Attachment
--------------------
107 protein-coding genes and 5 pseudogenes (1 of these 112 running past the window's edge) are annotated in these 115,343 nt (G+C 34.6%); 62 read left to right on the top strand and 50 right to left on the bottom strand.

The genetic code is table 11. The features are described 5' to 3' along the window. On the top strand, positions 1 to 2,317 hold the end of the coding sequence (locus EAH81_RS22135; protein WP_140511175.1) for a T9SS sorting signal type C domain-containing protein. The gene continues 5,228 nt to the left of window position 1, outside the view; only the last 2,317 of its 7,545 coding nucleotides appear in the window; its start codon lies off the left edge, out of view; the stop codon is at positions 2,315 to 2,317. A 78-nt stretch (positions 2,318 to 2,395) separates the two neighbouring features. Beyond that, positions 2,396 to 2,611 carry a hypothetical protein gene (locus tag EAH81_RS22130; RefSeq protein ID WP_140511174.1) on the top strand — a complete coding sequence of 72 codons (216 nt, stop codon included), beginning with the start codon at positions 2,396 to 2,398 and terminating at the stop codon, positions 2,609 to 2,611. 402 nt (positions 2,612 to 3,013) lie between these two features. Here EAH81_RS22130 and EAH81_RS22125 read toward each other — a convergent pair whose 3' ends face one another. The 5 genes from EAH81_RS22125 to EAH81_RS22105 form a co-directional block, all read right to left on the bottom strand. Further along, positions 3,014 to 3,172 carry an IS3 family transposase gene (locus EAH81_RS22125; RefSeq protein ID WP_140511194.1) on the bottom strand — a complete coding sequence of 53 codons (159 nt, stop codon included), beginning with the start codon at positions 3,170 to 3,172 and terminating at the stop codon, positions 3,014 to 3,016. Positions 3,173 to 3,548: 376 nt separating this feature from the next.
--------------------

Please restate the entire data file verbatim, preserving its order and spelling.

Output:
107 protein-coding genes and 5 pseudogenes (1 of these 112 running past the window's edge) are annotated in these 115,343 nt (G+C 34.6%); 62 read left to right on the top strand and 50 right to left on the bottom strand.

The genetic code is table 11. The features are described 5' to 3' along the window. On the top strand, positions 1 to 2,317 hold the end of the coding sequence (locus EAH81_RS22135; protein WP_140511175.1) for a T9SS sorting signal type C domain-containing protein. The gene continues 5,228 nt to the left of window position 1, outside the view; only the last 2,317 of its 7,545 coding nucleotides appear in the window; its start codon lies off the left edge, out of view; the stop codon is at positions 2,315 to 2,317. A 78-nt stretch (positions 2,318 to 2,395) separates the two neighbouring features. Beyond that, positions 2,396 to 2,611 carry a hypothetical protein gene (locus tag EAH81_RS22130; RefSeq protein ID WP_140511174.1) on the top strand — a complete coding sequence of 72 codons (216 nt, stop codon included), beginning with the start codon at positions 2,396 to 2,398 and terminating at the stop codon, positions 2,609 to 2,611. 402 nt (positions 2,612 to 3,013) lie between these two features. Here EAH81_RS22130 and EAH81_RS22125 read toward each other — a convergent pair whose 3' ends face one another. The 5 genes from EAH81_RS22125 to EAH81_RS22105 form a co-directional block, all read right to left on the bottom strand. Further along, positions 3,014 to 3,172 carry an IS3 family transposase gene (locus EAH81_RS22125; RefSeq protein ID WP_140511194.1) on the bottom strand — a complete coding sequence of 53 codons (159 nt, stop codon included), beginning with the start codon at positions 3,170 to 3,172 and terminating at the stop codon, positions 3,014 to 3,016. Positions 3,173 to 3,548: 376 nt separating this feature from the next.